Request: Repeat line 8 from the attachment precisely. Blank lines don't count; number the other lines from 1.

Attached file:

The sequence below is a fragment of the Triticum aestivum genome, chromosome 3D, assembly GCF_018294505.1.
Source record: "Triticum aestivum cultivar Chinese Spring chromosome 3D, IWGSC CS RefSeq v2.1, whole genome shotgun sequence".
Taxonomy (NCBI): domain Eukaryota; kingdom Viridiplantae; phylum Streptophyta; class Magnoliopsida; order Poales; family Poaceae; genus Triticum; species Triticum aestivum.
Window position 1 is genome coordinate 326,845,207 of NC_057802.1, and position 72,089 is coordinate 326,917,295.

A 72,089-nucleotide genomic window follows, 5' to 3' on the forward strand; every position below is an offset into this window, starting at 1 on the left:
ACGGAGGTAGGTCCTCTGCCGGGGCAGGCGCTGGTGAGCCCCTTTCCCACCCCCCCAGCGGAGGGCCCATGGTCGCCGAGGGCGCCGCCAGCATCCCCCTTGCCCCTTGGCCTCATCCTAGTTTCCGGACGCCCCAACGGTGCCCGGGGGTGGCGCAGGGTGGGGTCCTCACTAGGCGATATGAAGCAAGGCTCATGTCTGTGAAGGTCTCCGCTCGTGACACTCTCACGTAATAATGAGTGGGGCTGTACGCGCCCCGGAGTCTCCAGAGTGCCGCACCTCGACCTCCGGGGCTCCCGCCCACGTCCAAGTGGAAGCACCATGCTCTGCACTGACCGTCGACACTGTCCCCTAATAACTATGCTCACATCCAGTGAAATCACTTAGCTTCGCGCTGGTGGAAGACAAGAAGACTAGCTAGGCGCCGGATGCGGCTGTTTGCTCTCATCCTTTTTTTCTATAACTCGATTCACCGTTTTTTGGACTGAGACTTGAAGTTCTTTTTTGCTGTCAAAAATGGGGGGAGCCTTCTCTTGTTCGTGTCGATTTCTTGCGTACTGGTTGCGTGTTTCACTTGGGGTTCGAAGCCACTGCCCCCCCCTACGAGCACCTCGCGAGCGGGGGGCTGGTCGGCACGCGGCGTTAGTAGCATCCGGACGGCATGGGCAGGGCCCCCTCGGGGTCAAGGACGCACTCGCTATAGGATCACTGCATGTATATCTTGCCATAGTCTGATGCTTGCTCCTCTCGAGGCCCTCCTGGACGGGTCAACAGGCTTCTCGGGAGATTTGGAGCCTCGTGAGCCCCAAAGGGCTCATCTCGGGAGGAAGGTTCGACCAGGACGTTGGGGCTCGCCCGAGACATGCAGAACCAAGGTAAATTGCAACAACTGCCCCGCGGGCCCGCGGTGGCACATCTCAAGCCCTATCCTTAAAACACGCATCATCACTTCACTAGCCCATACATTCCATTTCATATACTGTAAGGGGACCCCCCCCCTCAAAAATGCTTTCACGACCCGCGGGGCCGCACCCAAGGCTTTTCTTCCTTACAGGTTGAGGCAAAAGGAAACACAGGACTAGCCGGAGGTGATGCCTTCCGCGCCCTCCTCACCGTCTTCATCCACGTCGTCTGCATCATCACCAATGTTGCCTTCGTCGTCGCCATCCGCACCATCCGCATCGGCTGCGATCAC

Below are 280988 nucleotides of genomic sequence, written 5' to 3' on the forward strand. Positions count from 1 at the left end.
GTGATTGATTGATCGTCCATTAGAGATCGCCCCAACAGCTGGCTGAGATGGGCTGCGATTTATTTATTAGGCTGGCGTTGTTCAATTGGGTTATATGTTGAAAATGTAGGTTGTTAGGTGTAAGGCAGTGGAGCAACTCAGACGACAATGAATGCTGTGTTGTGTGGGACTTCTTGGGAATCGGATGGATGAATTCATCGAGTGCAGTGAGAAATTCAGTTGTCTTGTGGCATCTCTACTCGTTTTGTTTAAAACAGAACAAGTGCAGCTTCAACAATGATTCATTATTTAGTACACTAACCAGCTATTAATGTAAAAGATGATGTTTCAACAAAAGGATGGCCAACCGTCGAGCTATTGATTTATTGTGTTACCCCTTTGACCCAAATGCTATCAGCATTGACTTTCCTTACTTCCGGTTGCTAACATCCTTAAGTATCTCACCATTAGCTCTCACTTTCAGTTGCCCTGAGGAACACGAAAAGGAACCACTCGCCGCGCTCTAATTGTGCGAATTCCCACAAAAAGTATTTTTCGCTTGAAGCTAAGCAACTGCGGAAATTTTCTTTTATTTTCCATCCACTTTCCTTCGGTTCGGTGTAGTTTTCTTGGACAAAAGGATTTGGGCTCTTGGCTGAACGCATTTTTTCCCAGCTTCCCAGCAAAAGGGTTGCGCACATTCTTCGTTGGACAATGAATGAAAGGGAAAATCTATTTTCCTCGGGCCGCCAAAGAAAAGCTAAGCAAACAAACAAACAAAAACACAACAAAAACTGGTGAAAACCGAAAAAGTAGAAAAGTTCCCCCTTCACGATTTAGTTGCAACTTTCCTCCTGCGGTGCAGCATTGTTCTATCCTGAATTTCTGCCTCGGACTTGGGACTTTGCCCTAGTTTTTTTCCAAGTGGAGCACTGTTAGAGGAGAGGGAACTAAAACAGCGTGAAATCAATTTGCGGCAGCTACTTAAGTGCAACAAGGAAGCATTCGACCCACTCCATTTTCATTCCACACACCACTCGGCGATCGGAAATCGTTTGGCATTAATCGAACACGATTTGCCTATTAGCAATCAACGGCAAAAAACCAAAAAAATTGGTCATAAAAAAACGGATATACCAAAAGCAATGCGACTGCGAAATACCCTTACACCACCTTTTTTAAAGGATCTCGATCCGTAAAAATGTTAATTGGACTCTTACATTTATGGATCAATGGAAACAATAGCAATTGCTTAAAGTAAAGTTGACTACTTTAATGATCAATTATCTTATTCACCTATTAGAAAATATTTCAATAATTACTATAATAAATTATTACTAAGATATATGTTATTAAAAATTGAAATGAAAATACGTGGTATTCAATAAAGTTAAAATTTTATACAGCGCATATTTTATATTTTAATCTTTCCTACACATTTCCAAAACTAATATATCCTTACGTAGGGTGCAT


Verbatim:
GTGATTGATTGATCGTCCATTAGAGATCGCCCCAACAGCTGGCTGAGATGGGCTGCGATTTATTTATTAGGCTGGCGTTGTTCAATTGGGTTATATGTTGAAAATGTAGGTTGTTAGGTGTAAGGCAGTGGAGCAACTCAGACGACAATGAATGCTGTGTTGTGTGGGACTTCTTGGGAATCGGATGGATGAATTCATCGAGTGCAGTGAGAAATTCAGTTGTCTTGTGGCATCTCTACTCGTTTTGTTTAAAACAGAACAAGTGCAGCTTCAACAATGATTCATTATTTAGTACACTAACCAGCTATTAATGTAAAAGATGATGTTTCAACAAAAGGATGGCCAACCGTCGAGCTATTGATTTATTGTGTTACCCCTTTGACCCAAATGCTATCAGCATTGACTTTCCTTACTTCCGGTTGCTAACATCCTTAAGTATCTCACCATTAGCTCTCACTTTCAGTTGCCCTGAGGAACACGAAAAGGAACCACTCGCCGCGCTCTAATTGTGCGAATTCCCACAAAAAGTATTTTTCGCTTGAAGCTAAGCAACTGCGGAAATTTTCTTTTATTTTCCATCCACTTTCCTTCGGTTCGGTGTAGTTTTCTTGGACAAAAGGATTTGGGCTCTTGGCTGAACGCATTTTTTCCCAGCTTCCCAGCAAAAGGGTTGCGCACATTCTTCGTTGGACAATGAATGAAAGGGAAAATCTATTTTCCTCGGGCCGCCAAAGAAAAGCTAAGCAAACAAACAAACAAAAACACAACAAAAACTGGTGAAAACCGAAAAAGTAGAAAAGTTCCCCCTTCACGATTTAGTTGCAACTTTCCTCCTGCGGTGCAGCATTGTTCTATCCTGAATTTCTGCCTCGGACTTGGGACTTTGCCCTAGTTTTTTTCCAAGTGGAGCACTGTTAGAGGAGAGGGAACTAAAACAGCGTGAAATCAATTTGCGGCAGCTACTTAAGTGCAACAAGGAAGCATTCGACCCACTCCATTTTCATTCCACACACCACTCGGCGATCGGAAATCGTTTGGCATTAATCGAACACGATTTGCCTATTAGCAATCAACGGCAAAAAACCAAAAAAATTGGTCATAAAAAAACGGATATACCAAAAGCAATGCGACTGCGAAATACCCTTACACCACCTTTTTTAAAGGATCTCGATCCGTAAAAATGTTAATTGGACTCTTACATTTATGGATCAATGGAAACAATAGCAATTGCTTAAAGTAAAGTTGACTACTTTAATGATCAATTATCTTATTCACCTATTAGAAAATATTTCAATAATTACTATAATAAATTATTACTAAGATATATGTTATTAAAAATTGAAATGAAAATACGTGGTATTCAATAAAGTTAAAATTTTATACAGCGCATATTTTATATTTTAATCTTTCCTACACATTTCCAAAACTAATATATCCTTACGTAGGGTGCAT